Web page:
DataContract weird characters and Mono

My solution will run on dotNET and Mono in a variety of mixes. Connecting the pieces of the Service Oriented Architecture design using WCF. Testing some setups showed me
another difference between dotNET and Mono. The returntype of an operation is Generic Dictionary with a string and a custom type. Would we have used standard System types this would not have been a problem.

I’ll demonstrate this by using a small service that returns authors and books. See code below. The client will receive the information and display the number of items in the result (and some other details). Implementation in the sample project at the end of my post.

[ServiceContract(Namespace = "http://my.solution/2012/04")]
public interface IBookService
{
    [OperationContract]
    Dictionary<string, BookData> GetOneBookPerAuthor();
}

[DataContract(Namespace = "http://my.solution/2012/04")]
public class BookData
{
    [DataMember]
    public string Title { get; set; }

    [DataMember]
    public int Id { get; set; }
}

Depending on the framework (dotNET or Mono) the results differ:

Service Client Result
.NET .NET 2 items
.NET Mono 2 items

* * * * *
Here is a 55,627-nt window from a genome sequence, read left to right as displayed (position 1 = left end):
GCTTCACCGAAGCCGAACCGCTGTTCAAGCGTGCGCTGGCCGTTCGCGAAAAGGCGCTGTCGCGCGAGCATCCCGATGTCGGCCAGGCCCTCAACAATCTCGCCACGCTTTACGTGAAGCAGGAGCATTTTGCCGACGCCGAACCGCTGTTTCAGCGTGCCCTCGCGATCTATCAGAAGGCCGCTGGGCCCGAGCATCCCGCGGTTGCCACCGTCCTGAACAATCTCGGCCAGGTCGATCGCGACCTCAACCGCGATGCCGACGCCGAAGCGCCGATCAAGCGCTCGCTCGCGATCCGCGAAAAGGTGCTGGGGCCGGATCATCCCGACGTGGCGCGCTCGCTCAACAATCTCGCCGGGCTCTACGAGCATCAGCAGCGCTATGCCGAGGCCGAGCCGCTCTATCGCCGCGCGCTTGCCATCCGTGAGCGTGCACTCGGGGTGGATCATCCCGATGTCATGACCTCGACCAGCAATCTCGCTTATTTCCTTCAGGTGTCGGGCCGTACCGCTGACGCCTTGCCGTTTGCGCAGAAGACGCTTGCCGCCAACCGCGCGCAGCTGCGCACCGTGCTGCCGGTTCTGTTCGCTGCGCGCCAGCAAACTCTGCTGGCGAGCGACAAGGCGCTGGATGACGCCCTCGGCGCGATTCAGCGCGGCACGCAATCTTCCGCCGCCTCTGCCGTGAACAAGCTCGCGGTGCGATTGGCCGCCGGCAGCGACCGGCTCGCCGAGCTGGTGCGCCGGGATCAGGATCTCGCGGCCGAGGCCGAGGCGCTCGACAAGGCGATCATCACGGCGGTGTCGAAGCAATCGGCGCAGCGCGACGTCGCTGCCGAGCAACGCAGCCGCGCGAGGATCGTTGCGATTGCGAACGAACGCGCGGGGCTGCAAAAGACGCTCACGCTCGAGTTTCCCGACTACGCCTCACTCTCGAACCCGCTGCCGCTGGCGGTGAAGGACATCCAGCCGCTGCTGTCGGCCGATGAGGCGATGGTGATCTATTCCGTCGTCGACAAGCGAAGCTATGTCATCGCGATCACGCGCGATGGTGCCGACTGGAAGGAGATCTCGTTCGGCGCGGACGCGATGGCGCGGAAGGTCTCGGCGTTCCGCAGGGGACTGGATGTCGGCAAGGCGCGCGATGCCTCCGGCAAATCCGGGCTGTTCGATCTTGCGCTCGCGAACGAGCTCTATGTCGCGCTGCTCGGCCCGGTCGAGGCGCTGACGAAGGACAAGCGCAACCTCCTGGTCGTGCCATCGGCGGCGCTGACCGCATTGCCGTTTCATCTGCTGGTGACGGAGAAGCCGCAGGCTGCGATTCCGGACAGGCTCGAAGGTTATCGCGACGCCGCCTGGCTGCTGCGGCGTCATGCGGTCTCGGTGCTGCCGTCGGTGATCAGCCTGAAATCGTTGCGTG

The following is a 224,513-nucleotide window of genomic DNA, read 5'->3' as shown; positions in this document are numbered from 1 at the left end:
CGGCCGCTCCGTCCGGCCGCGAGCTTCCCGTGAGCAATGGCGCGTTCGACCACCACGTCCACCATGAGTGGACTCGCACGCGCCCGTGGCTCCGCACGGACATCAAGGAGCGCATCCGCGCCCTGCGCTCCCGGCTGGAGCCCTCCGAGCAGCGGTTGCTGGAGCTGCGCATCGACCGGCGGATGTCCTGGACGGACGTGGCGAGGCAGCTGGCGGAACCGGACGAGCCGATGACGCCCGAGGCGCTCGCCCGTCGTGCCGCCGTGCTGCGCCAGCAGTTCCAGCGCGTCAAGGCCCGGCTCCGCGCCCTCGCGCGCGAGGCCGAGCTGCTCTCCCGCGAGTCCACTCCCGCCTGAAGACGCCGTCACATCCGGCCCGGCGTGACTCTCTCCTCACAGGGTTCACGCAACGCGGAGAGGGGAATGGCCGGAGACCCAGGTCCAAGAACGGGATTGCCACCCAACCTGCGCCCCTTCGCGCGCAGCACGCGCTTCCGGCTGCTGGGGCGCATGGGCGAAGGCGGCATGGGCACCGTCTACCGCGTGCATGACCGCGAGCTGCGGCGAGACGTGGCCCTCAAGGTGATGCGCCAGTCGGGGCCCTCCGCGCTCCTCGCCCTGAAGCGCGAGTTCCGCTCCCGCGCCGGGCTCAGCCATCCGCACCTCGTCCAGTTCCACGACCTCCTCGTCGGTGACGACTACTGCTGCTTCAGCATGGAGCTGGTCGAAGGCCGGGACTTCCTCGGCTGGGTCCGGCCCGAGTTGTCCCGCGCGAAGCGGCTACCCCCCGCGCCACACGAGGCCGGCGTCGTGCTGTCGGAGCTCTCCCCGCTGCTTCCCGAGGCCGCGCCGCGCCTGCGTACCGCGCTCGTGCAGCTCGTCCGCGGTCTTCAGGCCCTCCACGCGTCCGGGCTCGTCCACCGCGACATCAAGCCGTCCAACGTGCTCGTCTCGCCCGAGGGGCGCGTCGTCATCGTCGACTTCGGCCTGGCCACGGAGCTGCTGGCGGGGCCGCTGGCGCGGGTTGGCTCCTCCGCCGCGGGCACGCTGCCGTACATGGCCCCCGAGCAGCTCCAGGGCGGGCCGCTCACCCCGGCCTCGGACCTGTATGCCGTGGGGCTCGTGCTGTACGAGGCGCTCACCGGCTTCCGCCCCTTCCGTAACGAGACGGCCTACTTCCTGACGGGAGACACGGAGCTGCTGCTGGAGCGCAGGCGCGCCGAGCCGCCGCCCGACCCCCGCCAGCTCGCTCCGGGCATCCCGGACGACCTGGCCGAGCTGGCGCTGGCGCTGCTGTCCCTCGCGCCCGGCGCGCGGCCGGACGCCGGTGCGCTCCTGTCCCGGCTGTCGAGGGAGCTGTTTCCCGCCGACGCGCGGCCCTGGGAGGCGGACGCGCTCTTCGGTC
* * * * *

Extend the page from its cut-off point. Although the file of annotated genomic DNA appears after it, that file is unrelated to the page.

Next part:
Mono Mono 2 items
Mono .NET 0 items

The problem is in the serialization of datacontracts. Where Mono uses the same name as the class for the intermediate type: KeyValueOfstringBookData the dotNET framework does it a little different: KeyValueOfstringBookData6LZ3tCpf (notice the weird stuff at the end). This post on mono-for-android forum of Ximian shed some light.

My solution is to alter the message before it is send to the client when the service is hosted in Mono. For this I’ll use the IDispatchMessageInspector from WCF. In the BeforeSendReply method the KeyValueOfStringBookData tag is replaced with KeyValueOfstringBookData6LZ3tCpf.

public void BeforeSendReply(ref Message message, object instance)
{
    // get the message body
    var bodyReader = message.GetReaderAtBodyContents();
    bodyReader.Read();
    // replace to get the weird characters needed for dotNET clients
    var msg = bodyReader.ReadOuterXml().Replace("KeyValueOfstringBookData>", "KeyValueOfstringBookData6LZ3tCpf>");
    // construct the new message
    var stringreader = new StringReader(msg);
    var xmlreader = XmlReader.Create(stringreader);
    var xmldictionaryreader = XmlDictionaryReader.CreateDictionaryReader(xmlreader);
    var replacedMessage = Message.CreateMessage(message.Version, null, xmldictionaryreader);
    replacedMessage.Headers.CopyHeadersFrom(message.Headers);
    replacedMessage.Properties.CopyProperties(message.Properties);
    // set the new message as THE message
    message = replacedMessage;
}

To find the weird characters for your implementation, host the service in dotNET and request the WSDL. You’ll propably need to dig a little deeper by requesting the ?xsd=xsd0-9 stuff but the information is there


sample project

About erictummers

My work as a recruited developer changes almost every month. I like challenges and sharing the solutions with others. On my blog I’ll mostly post about my work, but expect an occasional home project, productivity tip and tooling review.
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